Multi-scale patterns of forest structure and species composition in relation to climate in northeast China

Authors

  • Jingyun Fang,

    1. Dept of Ecology, College of Environmental Sciences, Key Laboratory of Earth Surface Processes of the Ministry of Education, Peking Univ., CN-100871 Beijing, PR China.
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  • Xiangping Wang,

    1. Dept of Ecology, College of Environmental Sciences, Key Laboratory of Earth Surface Processes of the Ministry of Education, Peking Univ., CN-100871 Beijing, PR China.
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  • Yining Liu,

    1. Dept of Ecology, College of Environmental Sciences, Key Laboratory of Earth Surface Processes of the Ministry of Education, Peking Univ., CN-100871 Beijing, PR China.
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  • Zhiyao Tang,

    1. Dept of Ecology, College of Environmental Sciences, Key Laboratory of Earth Surface Processes of the Ministry of Education, Peking Univ., CN-100871 Beijing, PR China.
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  • Peter S. White,

    1. Dept of Ecology, College of Environmental Sciences, Key Laboratory of Earth Surface Processes of the Ministry of Education, Peking Univ., CN-100871 Beijing, PR China.
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  • Nathan J. Sanders

    1. Dept of Ecology, College of Environmental Sciences, Key Laboratory of Earth Surface Processes of the Ministry of Education, Peking Univ., CN-100871 Beijing, PR China.
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J. Fang, Dept of Ecology, College of Environmental Sciences, Key Laboratory of Earth Surface Processes of the Ministry of Education, Peking Univ., CN-100871 Beijing, PR China. E-mail: jyfang@urban.pku.edu.cn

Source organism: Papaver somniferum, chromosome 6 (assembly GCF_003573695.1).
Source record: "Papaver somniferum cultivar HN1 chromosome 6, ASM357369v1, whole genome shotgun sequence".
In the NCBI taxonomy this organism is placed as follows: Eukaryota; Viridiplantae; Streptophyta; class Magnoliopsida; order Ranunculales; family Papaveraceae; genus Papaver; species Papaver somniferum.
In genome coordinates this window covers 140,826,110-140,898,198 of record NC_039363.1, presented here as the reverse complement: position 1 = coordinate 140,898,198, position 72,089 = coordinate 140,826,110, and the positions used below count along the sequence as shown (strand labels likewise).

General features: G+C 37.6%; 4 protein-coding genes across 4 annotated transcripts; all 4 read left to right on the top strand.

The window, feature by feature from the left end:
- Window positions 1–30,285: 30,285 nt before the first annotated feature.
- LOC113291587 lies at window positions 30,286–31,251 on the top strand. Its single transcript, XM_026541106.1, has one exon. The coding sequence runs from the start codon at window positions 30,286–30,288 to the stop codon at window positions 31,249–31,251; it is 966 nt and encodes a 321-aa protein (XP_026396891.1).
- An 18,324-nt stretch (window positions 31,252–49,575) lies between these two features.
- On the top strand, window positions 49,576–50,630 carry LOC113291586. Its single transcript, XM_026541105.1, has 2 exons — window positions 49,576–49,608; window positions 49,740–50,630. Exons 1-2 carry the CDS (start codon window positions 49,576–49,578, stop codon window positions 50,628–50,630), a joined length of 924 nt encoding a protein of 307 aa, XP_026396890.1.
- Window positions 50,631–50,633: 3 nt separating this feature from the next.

Abstract

Though a number of studies have focused on the factors that shape the structure and dynamics of temperate forests, little is known about whether these factors vary with spatial scale. In this study we investigated compositional and structural patterns of forests across three spatial scales (plot, local assemblages and regions) in northeast China and asked whether climatic variables shape these patterns. Using a systematic sampling design, we measured diameter at breast height (DBH) and height of trees, and recorded the abundances, percent of cover and heights of shrubs and herbs in 141 plots from 10 nature reserves. We found that summer temperature accounted for most of the variation in species composition, both within and among forest types. DBH, tree height and total basal area all increased significantly with summer temperature while stem density decreased. The DBH frequency distribution depended strongly on temperature (especially winter temperature) and varied among spatial scales, and it tended to be more left-skewed as temperature increased. Taking together, our results suggest that a warming climate could lead to an increase in tree growth and the changes in size structure of temperate forests in northeast China. In particular, the proportion of large trees will in all likelihood increase while that of smaller trees will decrease. Shifts in forest structure in a warmed world will undoubtedly influence forest management practices, ecosystem dynamics, and species conservation.

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